In this series of sermons, Pastor Karabo expounds the New Testament Gospel of Mark under the title “Seeing the Son of God.”
Many interpreters believe that the content of Mark’s Gospel was given to John Mark largely by the apostle Peter, so that this Gospel is, in essence, a record of Peter’s apostolic testimony. Writing likely in the mid-to-late 50s, Mark appears to be addressing an audience largely unfamiliar with Jewish customs. He goes to great lengths to explain these customs and how they were fulfilled in Jesus, the promised Messiah and the Son of God.
The ESV Study Bible’s introduction reads:
The ultimate purpose and theme of Mark’s Gospel is to present and defend Jesus’ universal call to discipleship. Mark returns often to this theme, categorizing his main audience as either followers or opponents of Jesus. Mark presents and supports this call to discipleship by narrating the identity and teaching of Jesus. For Mark, discipleship is essentially a relationship with Jesus, not merely following a certain code of conduct. Fellowship with Jesus marks the heart of the disciple’s life, and this fellowship includes trusting Jesus, confessing him, observing his conduct, following his teaching, and being shaped by a relationship with him. Discipleship also means being prepared to face the kind of rejection that Jesus faced.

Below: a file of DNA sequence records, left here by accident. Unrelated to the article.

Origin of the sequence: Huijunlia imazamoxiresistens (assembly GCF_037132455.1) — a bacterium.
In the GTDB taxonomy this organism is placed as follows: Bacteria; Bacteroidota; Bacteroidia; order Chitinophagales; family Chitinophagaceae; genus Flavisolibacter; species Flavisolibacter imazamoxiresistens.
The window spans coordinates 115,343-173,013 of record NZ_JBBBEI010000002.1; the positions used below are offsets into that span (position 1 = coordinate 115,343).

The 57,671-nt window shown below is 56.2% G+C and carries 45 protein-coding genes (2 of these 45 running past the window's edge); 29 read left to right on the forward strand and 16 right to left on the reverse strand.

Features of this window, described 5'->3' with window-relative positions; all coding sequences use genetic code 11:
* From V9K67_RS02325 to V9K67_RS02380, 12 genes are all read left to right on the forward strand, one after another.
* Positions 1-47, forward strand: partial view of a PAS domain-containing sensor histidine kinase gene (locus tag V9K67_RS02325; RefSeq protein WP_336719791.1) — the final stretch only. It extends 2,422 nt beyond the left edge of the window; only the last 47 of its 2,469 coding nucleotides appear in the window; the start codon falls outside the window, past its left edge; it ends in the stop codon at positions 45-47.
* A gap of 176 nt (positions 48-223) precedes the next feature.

Mark is set almost entirely within Palestine, which was ruled in the first century by the Roman Empire. Unlike Matthew and Luke, who record Jesus’ birth narrative, and John, who speaks of Jesus as the pre-existent Son of God, Mark begins his account from Jesus’ baptism, and keeps a fast-paced narrative leading to Christ’s death and resurrection three years later.
At Central Baptist Church, we are committed to the Bible as God’s inerrant and infallible word—our final authority for all matters of faith and practice.
We believe that the faithful preaching and teaching of the Bible is essential to growth in the Christian life.
“I charge you in the presence of God and of Christ Jesus, who is to judge the living and the dead, and by his appearing and his kingdom: preach the word; be ready in season and out of season; reprove, rebuke, and exhort, with complete patience and teaching” (2 Timothy 4:1–2).